Rutabaga greens and roots ready to make a fine meal.

 The cooking segment of this show features “Cooking Home-Grown Rutabagas” where both the green tops and  roots are cooked. These are quite different from the almost bowling-ball tough waxed roots most frequently seen in the store, and the tops are between turnips and spinach in taste. Not only do I enjoy the fresh greens and the roots, but my dogs also eat them with enthusiasm. View “Cooking Home-Grown Rutabagas” at:

  Ads this week are from Buy Cheap, Make Cheap, Sell Cheap, Inc. whose new division advises insurance companies on how to increase profits by doing home inspections and demanding costly repairs to force older policy holders to drop their policies or do the repairs. Either way, the company’s risk is reduced. SIN, Inc., Industrial Non-Nutritives, Inc., in honor of St. Patrick’s Day, introduces a special all Irish green selection where everything on the table is formed of their base product, Glop, and colored emerald green which gives the diner the butter, salt and sugar taste that they crave with products having no known nutritional value.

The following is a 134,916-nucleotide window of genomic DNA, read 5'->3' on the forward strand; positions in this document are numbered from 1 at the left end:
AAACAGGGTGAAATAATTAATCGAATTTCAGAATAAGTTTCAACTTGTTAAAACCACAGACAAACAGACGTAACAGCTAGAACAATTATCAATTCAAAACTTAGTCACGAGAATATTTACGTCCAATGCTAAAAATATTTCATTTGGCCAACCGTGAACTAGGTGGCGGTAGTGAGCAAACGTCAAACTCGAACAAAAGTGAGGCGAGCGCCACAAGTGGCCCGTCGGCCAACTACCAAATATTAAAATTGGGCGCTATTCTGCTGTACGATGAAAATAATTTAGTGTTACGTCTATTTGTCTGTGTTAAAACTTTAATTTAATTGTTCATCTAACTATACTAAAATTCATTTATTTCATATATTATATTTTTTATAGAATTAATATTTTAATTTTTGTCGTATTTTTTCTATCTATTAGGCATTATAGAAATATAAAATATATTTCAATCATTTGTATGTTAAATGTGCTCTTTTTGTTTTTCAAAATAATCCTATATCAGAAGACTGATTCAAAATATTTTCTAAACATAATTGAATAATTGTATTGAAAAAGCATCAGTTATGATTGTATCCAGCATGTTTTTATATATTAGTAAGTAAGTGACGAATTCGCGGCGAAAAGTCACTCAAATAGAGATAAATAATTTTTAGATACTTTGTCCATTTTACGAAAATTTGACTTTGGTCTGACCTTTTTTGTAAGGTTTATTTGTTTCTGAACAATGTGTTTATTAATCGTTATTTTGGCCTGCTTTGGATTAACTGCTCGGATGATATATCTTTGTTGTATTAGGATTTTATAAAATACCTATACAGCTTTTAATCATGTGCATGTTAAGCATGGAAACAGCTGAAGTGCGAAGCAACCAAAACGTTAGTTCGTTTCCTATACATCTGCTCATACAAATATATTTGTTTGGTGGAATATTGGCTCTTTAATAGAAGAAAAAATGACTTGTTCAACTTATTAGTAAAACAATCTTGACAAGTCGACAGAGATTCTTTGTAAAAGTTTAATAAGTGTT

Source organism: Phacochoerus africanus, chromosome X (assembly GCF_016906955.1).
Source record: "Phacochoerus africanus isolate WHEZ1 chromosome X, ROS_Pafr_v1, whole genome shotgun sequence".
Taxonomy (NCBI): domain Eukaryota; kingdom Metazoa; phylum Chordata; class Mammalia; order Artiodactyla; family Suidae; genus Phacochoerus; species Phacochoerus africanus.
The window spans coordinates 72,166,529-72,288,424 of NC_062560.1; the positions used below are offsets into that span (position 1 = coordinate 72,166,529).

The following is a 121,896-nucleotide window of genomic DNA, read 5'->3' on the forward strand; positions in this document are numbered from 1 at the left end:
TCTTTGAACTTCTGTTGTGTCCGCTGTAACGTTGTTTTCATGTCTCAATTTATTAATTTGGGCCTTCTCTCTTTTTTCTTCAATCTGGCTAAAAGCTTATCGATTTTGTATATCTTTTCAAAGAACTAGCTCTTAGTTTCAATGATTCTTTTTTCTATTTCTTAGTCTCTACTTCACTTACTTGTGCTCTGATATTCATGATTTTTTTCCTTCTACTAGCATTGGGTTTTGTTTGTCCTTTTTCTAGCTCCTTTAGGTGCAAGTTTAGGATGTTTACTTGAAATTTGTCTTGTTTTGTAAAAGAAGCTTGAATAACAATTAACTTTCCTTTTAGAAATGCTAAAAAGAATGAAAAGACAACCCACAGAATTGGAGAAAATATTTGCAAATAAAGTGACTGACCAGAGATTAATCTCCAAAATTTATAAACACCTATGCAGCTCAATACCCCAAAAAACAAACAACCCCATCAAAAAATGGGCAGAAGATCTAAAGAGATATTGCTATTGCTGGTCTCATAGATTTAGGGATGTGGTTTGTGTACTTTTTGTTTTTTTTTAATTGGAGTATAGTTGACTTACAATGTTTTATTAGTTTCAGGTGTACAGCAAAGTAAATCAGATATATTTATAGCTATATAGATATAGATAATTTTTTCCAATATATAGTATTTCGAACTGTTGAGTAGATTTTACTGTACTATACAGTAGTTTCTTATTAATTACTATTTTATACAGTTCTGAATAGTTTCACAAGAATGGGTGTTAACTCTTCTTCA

No comments yet

Leave a Reply

Fill in your details below or click an icon to log in: Logo

You are commenting using your account. Log Out /  Change )

Google+ photo

You are commenting using your Google+ account. Log Out /  Change )

Twitter picture

You are commenting using your Twitter account. Log Out /  Change )

Facebook photo

You are commenting using your Facebook account. Log Out /  Change )


Connecting to %s

%d bloggers like this: